Tim's Reviews > Martin and Malcolm and America: A Dream or a Nightmare?
Martin and Malcolm and America: A Dream or a Nightmare?
by James H. Cone
by James H. Cone
The genius of Cone's writing lies in the dialectics, the tension that finds truth in the midst of an identification with oppression as the only route to freedom. The tension plays itself out in both the abstract and the empirical in liberation struggles. In the 1950s-1960s, these two men represented the tensions of righteous indignation as both justice and love. It was further represented in the emphases both placed on their religions of Islam and Christianity, and through the open racism of the South and the more "politically correct racism" of the North. That tension still exists today as we look back and compare the racism of the 1960s to now. Even as Cone wrote this book in 1990, he stated that the condition of poor blacks was worse than in the time of Martin and Malcolm. It is even more true today, with the largest prison population (comprised primarily of minorities) in both United States history and of any nation in the world and obscene rates of poverty and income disparity in black communities. Cone - like Malcolm and Martin - states the hard truth without anything to make it more palatable. His is a voice that needs to be heard, and his writings on Liberation Theology as well as who Martin and Malcolm were and what they represented needs to be considered over and above any mainstream interpretations that are outright lies and distortions in most cases. Both of these men would be castigated in today's American political climate, and it is a dishonor to their status as martyrs to co-opt them for purposes other than complete revolutionary upheaval and destruction of racism in modern-day America.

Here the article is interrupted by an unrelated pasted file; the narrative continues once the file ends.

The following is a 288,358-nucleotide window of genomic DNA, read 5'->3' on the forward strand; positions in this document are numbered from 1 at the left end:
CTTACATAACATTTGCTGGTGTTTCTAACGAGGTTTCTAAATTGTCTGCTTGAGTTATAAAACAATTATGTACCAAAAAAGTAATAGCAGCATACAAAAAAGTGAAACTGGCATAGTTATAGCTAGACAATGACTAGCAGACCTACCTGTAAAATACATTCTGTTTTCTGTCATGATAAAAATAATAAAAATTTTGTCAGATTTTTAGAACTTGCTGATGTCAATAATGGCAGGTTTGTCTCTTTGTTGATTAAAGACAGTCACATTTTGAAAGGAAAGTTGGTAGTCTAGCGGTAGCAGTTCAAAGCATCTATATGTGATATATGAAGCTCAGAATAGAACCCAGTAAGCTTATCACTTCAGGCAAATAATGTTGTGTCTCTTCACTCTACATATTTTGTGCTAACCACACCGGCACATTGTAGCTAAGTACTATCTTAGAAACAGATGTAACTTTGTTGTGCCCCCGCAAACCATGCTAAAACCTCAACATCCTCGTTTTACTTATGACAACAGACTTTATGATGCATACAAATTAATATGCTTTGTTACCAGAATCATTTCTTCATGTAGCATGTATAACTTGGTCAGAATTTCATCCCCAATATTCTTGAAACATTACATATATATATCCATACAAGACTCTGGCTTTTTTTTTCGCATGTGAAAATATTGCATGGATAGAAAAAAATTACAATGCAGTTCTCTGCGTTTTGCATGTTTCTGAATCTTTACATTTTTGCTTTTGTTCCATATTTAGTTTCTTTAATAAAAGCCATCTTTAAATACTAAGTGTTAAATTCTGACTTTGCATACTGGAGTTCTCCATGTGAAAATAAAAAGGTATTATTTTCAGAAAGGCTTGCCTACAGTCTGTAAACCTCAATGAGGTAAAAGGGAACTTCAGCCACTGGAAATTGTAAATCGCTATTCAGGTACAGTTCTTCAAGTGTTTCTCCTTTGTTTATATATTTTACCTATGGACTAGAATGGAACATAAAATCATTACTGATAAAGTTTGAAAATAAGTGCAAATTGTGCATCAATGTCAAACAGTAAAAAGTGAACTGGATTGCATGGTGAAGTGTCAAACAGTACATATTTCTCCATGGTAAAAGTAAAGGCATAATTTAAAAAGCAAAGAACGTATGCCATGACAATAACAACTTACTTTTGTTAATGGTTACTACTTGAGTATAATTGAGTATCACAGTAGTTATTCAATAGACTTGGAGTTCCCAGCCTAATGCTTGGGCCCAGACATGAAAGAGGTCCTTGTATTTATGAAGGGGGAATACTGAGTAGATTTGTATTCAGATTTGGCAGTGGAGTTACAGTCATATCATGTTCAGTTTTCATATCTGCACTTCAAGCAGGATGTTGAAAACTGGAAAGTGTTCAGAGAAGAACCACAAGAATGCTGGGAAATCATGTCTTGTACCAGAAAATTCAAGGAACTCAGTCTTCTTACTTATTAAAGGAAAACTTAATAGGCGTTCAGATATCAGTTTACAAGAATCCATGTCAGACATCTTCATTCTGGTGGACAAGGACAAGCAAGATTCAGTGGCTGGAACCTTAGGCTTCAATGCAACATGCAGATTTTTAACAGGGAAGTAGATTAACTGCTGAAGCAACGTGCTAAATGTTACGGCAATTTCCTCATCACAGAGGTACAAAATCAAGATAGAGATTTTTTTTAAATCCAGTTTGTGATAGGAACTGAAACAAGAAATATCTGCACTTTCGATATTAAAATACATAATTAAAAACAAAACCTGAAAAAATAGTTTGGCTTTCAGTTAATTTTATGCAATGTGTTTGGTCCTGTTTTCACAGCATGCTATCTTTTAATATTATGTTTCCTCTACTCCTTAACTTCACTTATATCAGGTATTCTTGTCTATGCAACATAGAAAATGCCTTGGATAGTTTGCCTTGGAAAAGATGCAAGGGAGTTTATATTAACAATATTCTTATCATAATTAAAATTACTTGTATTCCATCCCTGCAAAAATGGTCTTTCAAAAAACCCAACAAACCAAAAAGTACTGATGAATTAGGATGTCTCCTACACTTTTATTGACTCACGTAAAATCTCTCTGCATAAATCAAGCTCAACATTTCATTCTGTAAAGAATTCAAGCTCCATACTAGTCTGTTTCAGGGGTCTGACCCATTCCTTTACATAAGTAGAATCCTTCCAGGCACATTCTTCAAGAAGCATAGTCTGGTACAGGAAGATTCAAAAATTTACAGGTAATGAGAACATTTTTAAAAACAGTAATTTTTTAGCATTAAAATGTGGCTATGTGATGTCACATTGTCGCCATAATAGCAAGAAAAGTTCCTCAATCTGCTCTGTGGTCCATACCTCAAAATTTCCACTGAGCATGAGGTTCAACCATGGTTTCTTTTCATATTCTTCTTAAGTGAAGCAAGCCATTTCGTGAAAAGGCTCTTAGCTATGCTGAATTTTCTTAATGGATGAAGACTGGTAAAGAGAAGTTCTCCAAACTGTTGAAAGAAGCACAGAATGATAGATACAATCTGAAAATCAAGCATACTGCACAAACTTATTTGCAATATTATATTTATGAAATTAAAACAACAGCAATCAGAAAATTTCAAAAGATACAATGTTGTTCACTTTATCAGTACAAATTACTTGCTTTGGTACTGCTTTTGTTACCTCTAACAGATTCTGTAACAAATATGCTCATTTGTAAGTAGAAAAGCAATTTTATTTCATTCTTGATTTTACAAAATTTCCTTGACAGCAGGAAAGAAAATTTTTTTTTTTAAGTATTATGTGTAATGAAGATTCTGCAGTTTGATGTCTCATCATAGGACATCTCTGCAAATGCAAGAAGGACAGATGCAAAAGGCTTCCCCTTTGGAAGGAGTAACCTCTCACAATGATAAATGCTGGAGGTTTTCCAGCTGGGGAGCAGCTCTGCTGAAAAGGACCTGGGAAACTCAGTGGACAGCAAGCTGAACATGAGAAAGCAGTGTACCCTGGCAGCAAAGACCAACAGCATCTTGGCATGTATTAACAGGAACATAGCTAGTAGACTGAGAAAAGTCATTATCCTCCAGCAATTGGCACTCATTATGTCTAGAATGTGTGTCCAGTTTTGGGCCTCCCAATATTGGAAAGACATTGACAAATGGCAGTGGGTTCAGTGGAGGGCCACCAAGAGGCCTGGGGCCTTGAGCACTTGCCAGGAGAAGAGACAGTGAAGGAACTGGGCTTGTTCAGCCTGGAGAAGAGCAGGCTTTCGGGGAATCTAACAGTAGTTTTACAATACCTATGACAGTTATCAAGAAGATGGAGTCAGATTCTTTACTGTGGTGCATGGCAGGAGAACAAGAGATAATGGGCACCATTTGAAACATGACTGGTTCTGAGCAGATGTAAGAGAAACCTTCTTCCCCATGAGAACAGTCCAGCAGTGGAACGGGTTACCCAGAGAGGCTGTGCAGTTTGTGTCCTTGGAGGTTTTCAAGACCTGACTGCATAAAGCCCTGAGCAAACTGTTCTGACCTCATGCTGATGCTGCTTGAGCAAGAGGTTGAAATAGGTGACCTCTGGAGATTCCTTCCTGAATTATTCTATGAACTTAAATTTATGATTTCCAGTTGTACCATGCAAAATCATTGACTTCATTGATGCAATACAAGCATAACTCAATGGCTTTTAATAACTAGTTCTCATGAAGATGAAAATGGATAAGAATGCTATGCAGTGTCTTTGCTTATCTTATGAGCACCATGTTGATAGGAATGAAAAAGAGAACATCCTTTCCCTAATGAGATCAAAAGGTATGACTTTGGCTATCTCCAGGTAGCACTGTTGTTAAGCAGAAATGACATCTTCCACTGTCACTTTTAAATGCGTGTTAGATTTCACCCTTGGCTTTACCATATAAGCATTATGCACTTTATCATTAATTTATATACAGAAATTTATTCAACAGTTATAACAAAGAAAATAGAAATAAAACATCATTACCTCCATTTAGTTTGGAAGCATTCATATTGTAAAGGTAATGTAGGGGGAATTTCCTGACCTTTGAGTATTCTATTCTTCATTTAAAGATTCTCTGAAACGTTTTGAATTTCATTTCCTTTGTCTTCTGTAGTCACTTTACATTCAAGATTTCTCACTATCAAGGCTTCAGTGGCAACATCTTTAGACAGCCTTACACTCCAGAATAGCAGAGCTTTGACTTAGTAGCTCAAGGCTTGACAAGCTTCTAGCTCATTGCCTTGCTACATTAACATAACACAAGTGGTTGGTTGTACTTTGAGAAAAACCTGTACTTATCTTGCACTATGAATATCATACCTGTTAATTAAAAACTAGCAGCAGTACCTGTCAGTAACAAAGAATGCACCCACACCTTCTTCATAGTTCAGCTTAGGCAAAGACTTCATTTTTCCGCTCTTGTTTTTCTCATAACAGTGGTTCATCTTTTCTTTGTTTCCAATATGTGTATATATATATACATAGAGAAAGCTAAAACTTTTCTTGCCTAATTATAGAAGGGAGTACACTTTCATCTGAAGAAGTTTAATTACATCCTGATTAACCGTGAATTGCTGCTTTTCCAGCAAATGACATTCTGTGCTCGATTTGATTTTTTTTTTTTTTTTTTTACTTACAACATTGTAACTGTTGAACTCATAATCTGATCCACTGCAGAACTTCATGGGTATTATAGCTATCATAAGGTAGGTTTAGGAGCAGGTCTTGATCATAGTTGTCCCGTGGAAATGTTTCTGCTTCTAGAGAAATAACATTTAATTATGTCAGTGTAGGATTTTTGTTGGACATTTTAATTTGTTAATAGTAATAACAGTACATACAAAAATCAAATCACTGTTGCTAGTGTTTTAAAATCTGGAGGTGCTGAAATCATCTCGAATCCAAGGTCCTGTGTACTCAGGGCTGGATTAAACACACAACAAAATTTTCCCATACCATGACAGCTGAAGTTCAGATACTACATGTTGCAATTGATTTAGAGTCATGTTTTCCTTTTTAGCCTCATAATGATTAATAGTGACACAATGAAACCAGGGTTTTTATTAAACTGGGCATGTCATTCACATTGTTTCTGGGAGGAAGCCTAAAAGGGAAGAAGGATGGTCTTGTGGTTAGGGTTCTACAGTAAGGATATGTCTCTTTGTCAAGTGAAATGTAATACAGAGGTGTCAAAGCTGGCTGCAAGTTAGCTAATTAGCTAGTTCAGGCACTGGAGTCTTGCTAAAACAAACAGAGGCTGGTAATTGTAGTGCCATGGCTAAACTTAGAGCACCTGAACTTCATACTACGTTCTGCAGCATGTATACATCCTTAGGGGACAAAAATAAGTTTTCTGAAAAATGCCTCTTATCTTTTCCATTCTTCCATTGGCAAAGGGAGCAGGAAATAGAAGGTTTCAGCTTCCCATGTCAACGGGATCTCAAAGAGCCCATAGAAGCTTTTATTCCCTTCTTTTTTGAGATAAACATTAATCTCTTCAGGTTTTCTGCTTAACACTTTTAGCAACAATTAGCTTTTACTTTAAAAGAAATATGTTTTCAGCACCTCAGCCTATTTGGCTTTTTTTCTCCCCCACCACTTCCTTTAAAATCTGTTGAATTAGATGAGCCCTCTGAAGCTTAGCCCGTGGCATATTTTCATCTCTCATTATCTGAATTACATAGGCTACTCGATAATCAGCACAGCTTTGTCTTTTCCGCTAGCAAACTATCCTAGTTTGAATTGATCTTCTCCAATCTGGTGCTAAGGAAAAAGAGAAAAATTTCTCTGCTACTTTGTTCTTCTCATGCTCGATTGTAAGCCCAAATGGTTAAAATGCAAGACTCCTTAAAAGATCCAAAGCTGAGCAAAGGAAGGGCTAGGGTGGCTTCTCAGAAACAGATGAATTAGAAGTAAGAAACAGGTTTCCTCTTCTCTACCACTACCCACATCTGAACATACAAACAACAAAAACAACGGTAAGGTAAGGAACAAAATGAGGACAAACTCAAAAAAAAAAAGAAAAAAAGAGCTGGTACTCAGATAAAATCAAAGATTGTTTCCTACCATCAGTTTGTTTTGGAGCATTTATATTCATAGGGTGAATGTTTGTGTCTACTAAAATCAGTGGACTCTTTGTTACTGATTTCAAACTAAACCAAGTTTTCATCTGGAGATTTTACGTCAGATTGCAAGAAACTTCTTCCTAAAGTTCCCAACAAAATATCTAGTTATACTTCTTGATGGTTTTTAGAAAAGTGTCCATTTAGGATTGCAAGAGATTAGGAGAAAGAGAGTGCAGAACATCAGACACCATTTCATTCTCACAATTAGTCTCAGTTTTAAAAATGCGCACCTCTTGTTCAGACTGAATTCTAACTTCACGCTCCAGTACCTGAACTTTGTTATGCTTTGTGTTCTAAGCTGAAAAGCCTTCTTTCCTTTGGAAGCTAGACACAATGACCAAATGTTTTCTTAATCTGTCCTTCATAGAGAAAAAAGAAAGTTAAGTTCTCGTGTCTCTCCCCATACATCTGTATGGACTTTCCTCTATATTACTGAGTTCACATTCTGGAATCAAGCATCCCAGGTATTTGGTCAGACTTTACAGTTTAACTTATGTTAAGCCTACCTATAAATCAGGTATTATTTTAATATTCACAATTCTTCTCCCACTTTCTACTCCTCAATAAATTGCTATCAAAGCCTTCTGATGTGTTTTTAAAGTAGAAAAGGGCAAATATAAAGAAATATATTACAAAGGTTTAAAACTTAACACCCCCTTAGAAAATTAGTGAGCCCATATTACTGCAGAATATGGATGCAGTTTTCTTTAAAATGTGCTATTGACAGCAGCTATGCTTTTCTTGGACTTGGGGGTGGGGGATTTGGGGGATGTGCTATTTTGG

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||6.0%||"I'm re-starting this book that I'd first read about five years ago. With all that's happened in my life and growth since then, combined with an America more divided than ever, I wanted to re-visit this in the context of the present day election season."|
||62.0%||"I'm re-starting this book that I'd first read about five years ago. With all that's happened in my life and growth since then, combined with an America more divided than ever, I wanted to re-visit this in the context of the present day election season."|